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Discussion Starter #1
Do you let your bike idle for a few minutes and how long do you ride before you get your revs up high?

Will the bike get faster on the right temp if you let it idle? ('cause there is no air flow)

My problem is I have to do a temp mod and at the moment I dont get the right temp value of my bike.
 

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I let my bike idle at 1k until the temp gauge moves. Then I ride off without working the engine very hard until it is fully warm.

Not quite sure what you mean about the engine going faster, but if you're asking if the rpms will increase with the choke on as the engine warms, then the answer is yes - but you shouldn't allow it to rev very fast until it is warm....I don't think that letting it rev fast will harm the engine, but I'd prefer to let the head heat slowly & evenly.....

What sort of temp mod?
 

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All really depends on the weather conditions. Here in Texas it doesnt take long at all for the bike to warm up. I start it, open the garage door back it out then close the garage door and by then it is usually ready to go.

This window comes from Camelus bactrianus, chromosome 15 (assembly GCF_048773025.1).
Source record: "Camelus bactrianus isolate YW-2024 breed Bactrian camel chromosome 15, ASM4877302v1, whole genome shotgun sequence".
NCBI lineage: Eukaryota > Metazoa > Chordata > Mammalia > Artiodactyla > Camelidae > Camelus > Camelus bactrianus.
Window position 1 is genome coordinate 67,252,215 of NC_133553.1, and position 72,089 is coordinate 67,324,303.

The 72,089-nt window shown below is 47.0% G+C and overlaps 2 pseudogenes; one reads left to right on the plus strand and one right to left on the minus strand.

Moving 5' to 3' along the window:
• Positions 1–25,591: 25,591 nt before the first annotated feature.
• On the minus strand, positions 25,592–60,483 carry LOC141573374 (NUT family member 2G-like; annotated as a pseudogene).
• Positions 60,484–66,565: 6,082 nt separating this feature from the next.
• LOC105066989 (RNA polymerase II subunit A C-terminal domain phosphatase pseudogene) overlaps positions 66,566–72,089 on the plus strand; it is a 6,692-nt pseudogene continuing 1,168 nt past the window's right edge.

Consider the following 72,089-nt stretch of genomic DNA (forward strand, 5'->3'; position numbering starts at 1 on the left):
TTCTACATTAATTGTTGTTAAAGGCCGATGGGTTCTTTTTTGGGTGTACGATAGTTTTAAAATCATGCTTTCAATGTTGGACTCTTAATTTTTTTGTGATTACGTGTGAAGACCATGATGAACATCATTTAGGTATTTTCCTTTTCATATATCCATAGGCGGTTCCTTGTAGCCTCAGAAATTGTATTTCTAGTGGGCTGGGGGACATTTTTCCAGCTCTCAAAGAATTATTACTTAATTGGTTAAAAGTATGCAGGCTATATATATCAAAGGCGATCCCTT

My bike has carbs and as long as the throttle is responding smoothly I consider it good to go. I will usually ride a mile or two though before I really get on it.
 

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I like for my bike to reach 130 before I get it out of the parking lot. It takes the time to put on helmet and gloves, plus a slow ride thru the parking lot itself. I wait till the temp gage starts to register (104F) and then ride it with the clutch pulled in, giving it enough gas to raise the revs to around 2k or so.
 

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For my old cbr, I just put full choke on when I start it up then put my gear on (about 1-2 mins). By the time I get on and drive about a 1/2 mile, carbs are warm, gas isn't being spewed through the exhaust, and throttle response is good.